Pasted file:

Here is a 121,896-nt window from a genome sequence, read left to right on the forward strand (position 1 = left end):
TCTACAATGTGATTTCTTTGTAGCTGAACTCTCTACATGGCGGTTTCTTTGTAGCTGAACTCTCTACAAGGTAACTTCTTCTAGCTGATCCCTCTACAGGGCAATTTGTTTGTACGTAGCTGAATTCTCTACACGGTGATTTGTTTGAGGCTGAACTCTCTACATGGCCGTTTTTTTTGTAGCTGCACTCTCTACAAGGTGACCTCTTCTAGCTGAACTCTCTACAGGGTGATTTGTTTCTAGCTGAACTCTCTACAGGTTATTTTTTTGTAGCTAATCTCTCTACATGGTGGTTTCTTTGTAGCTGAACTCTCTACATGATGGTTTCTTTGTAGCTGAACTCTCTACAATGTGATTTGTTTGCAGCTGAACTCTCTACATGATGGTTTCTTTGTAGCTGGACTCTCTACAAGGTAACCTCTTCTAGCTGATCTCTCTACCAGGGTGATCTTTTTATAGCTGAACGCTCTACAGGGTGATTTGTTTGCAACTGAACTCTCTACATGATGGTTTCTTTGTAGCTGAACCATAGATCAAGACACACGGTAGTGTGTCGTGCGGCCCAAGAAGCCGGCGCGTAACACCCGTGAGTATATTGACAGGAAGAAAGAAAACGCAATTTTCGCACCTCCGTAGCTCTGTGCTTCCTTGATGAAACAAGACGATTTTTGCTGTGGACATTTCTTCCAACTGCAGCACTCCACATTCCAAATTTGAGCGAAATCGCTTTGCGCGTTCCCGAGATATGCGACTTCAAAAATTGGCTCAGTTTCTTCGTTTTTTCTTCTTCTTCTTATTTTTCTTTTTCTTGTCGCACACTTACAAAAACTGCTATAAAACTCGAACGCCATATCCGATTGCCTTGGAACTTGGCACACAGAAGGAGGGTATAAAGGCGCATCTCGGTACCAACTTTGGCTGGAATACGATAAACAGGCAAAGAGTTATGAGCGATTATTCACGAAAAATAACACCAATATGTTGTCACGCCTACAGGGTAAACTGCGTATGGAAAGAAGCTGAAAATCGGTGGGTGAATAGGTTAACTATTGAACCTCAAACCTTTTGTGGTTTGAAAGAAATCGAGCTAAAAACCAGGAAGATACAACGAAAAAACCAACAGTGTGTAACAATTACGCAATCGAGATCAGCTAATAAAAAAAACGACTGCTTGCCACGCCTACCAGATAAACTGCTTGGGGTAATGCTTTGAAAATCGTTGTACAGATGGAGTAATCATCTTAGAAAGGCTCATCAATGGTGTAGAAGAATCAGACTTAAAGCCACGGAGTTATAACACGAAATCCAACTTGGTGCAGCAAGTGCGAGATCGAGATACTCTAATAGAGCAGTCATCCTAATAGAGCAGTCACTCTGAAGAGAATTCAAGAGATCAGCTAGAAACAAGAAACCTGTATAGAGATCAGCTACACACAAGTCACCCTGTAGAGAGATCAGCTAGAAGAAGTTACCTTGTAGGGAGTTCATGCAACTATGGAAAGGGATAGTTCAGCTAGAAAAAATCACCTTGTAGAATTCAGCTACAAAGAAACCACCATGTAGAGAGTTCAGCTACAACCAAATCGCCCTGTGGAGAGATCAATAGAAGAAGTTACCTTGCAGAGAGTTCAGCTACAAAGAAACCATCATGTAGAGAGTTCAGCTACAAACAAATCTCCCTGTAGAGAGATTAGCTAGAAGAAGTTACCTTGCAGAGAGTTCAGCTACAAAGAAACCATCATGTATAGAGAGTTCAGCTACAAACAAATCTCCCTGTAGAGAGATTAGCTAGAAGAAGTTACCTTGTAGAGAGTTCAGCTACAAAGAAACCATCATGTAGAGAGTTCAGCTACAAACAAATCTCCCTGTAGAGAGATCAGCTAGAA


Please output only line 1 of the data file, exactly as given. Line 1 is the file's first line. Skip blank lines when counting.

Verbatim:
Here is a 121,896-nt window from a genome sequence, read left to right on the forward strand (position 1 = left end):